“Isn’t Advent supposed to be a happy time?” It’s a good question. And the short answer - in good Anglican fashion - is yes, and no. Yes, Advent is a season infused with hope and joy. After all we’re getting ready for the birth of Jesus. And the birth of any child is cause for celebration, let alone the Christ child at the heart of Christian faith. So, much like the birth of any child, we use this season as a chance to get ready for new life to fill our familiar lives with all of the energy, challenges, and opportunities that come with the arrival of Jesus. Spiritually speaking we use the season of Advent to clean up and clean out all of those spaces in our hearts and minds that have gotten messy, cluttered, or just plain forgotten during the course of the year. It feels happy, just like transforming that old “guest room” (which was really just a place to store all of our clutter) into a freshly painted nursery. Those kinds of projects are life-giving and productive. They can even help us feel more alive before the child is born - so rejoice! But this is also where the comparison ends because...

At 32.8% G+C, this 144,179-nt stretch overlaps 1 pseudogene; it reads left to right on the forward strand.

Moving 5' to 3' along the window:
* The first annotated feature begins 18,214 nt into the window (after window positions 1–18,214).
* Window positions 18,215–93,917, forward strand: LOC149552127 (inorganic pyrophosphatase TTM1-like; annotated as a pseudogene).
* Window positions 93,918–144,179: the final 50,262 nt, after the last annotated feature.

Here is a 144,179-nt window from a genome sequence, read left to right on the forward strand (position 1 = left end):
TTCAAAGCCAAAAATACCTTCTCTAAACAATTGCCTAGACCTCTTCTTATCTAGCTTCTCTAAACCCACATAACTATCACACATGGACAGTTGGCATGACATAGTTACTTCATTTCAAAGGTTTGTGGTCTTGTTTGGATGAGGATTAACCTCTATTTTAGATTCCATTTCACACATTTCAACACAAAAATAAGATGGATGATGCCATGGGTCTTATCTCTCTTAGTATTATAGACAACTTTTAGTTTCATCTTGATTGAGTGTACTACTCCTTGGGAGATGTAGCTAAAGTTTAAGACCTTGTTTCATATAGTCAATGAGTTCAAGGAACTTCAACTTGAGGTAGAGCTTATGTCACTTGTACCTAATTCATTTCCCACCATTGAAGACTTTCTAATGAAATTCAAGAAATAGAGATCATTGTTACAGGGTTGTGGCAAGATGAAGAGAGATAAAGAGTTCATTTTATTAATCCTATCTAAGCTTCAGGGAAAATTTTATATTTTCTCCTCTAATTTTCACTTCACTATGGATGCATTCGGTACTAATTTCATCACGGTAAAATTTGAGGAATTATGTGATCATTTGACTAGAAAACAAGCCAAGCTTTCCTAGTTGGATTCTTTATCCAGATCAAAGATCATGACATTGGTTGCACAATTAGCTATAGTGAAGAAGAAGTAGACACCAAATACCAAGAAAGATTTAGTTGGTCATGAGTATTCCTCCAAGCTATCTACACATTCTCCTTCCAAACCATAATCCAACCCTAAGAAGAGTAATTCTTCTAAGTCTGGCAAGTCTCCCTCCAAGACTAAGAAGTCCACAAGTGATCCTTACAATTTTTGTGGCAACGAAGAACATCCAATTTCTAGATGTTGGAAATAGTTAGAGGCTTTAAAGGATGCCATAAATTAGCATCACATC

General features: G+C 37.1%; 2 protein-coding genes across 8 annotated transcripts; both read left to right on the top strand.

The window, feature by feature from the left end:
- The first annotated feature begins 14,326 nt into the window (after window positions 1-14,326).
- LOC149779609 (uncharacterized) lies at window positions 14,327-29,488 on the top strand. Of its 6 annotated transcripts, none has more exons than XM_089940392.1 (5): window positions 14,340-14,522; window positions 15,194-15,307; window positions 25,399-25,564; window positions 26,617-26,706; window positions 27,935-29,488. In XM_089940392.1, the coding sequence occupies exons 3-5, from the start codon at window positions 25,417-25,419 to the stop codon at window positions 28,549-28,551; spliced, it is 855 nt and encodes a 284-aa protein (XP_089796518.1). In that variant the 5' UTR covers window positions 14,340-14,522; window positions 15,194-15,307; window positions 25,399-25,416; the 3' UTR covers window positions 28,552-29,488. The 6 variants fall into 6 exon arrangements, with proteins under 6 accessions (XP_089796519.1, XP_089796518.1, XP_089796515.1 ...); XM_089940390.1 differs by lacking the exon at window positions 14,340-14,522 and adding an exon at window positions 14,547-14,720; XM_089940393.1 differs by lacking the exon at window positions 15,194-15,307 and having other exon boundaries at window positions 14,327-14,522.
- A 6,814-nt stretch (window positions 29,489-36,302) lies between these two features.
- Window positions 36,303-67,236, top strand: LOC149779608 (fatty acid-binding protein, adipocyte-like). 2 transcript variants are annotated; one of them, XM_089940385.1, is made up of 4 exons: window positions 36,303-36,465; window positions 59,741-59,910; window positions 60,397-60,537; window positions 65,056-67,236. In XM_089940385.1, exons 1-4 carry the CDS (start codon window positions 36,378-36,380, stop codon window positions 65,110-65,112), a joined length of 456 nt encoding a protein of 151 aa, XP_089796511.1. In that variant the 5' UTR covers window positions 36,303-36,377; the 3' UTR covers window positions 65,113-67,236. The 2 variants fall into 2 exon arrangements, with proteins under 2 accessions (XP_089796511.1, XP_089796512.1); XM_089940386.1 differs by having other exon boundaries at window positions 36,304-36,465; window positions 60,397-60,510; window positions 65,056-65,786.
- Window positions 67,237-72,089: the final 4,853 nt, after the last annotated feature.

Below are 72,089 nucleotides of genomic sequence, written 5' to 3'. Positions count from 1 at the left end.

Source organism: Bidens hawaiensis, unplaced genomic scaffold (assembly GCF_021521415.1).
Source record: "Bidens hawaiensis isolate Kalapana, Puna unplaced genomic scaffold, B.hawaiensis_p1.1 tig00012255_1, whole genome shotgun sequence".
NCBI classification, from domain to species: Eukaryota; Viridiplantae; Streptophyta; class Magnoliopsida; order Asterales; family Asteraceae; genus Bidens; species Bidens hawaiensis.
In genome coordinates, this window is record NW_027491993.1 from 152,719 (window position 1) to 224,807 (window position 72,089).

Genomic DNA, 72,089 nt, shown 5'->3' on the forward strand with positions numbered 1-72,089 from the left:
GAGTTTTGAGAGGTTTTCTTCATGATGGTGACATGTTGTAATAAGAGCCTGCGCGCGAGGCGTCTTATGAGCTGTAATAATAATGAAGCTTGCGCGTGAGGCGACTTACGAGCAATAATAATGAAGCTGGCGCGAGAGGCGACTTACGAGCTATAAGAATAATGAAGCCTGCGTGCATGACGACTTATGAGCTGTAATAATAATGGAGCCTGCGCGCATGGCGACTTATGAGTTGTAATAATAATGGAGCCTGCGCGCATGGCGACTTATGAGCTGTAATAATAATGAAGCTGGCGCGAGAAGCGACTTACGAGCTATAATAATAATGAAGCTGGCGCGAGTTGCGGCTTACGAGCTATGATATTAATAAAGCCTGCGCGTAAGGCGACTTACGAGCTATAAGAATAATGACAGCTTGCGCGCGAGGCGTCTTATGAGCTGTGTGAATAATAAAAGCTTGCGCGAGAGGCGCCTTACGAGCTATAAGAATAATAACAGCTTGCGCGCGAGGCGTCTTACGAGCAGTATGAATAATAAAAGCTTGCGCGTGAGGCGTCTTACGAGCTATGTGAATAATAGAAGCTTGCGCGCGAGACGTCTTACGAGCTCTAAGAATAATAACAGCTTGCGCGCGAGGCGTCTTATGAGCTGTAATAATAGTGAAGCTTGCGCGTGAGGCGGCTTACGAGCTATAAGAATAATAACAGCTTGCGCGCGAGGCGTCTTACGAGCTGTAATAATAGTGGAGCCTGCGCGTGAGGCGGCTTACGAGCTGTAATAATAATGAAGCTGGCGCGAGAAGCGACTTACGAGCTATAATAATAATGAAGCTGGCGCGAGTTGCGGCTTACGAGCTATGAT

No, Advent is a season touched by sorrow. After all, we know what eventually happens to the Christ child on Good Friday. And Christian faith invites us to see ourselves as unwitting actors (at least) in the crucifixion of Jesus. So, much like any unjust trial, we use this season as a chance to get ready for God’s response to any darkness that troubles this world - including whatever darkness we happen to find in ourselves. Spiritually speaking we use the season of Advent to clean up and clean out all of those spaces in our hearts and minds where we keep our pride, anger, or jealousy during the course of the year. It feels sad to be honest about the dark places in our lives, especially when we realize that we’ve become unwitting actors (at least) in some of this world’s brokenness.
During this season we’re invited to keep the yes and the no of Advent together. If we simply focus on the yes, we’re not being honest about the brokenness in this world; let alone God’s willingness to do anything about it. If we simply focus on the no, we’re not being honest about the new life we find in Jesus. And the real joy of Christmas is just that: Jesus. Our faith rarely settles for easy answers but it does invest everything - “our souls and bodies” - in the life, death, and resurrection of this one person. The birth of Jesus is just around the corner. So rejoice! And get ready.
The Rev’d. Eric M. Hillegas